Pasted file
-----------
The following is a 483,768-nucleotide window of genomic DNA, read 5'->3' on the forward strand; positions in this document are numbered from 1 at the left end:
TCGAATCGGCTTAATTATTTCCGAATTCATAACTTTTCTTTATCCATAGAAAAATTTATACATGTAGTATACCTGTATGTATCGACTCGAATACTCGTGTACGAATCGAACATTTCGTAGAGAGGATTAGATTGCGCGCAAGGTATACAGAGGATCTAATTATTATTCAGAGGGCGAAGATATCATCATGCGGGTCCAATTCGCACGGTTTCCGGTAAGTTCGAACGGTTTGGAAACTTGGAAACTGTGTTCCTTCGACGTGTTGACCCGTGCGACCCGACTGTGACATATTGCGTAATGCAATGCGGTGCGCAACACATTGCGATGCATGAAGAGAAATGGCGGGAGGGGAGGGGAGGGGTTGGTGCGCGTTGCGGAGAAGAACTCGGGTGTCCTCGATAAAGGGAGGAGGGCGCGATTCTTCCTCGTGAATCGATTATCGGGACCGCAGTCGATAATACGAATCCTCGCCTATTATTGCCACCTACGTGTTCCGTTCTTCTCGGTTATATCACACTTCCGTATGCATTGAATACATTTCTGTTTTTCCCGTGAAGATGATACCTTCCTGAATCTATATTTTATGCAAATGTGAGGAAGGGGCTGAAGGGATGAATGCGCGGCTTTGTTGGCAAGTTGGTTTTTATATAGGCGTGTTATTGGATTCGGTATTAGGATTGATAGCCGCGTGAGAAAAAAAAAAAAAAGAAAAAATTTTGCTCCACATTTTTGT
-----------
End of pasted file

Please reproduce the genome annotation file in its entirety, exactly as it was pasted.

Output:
The following is a 483,768-nucleotide window of genomic DNA, read 5'->3' on the forward strand; positions in this document are numbered from 1 at the left end:
TCGAATCGGCTTAATTATTTCCGAATTCATAACTTTTCTTTATCCATAGAAAAATTTATACATGTAGTATACCTGTATGTATCGACTCGAATACTCGTGTACGAATCGAACATTTCGTAGAGAGGATTAGATTGCGCGCAAGGTATACAGAGGATCTAATTATTATTCAGAGGGCGAAGATATCATCATGCGGGTCCAATTCGCACGGTTTCCGGTAAGTTCGAACGGTTTGGAAACTTGGAAACTGTGTTCCTTCGACGTGTTGACCCGTGCGACCCGACTGTGACATATTGCGTAATGCAATGCGGTGCGCAACACATTGCGATGCATGAAGAGAAATGGCGGGAGGGGAGGGGAGGGGTTGGTGCGCGTTGCGGAGAAGAACTCGGGTGTCCTCGATAAAGGGAGGAGGGCGCGATTCTTCCTCGTGAATCGATTATCGGGACCGCAGTCGATAATACGAATCCTCGCCTATTATTGCCACCTACGTGTTCCGTTCTTCTCGGTTATATCACACTTCCGTATGCATTGAATACATTTCTGTTTTTCCCGTGAAGATGATACCTTCCTGAATCTATATTTTATGCAAATGTGAGGAAGGGGCTGAAGGGATGAATGCGCGGCTTTGTTGGCAAGTTGGTTTTTATATAGGCGTGTTATTGGATTCGGTATTAGGATTGATAGCCGCGTGAGAAAAAAAAAAAAAAGAAAAAATTTTGCTCCACATTTTTGT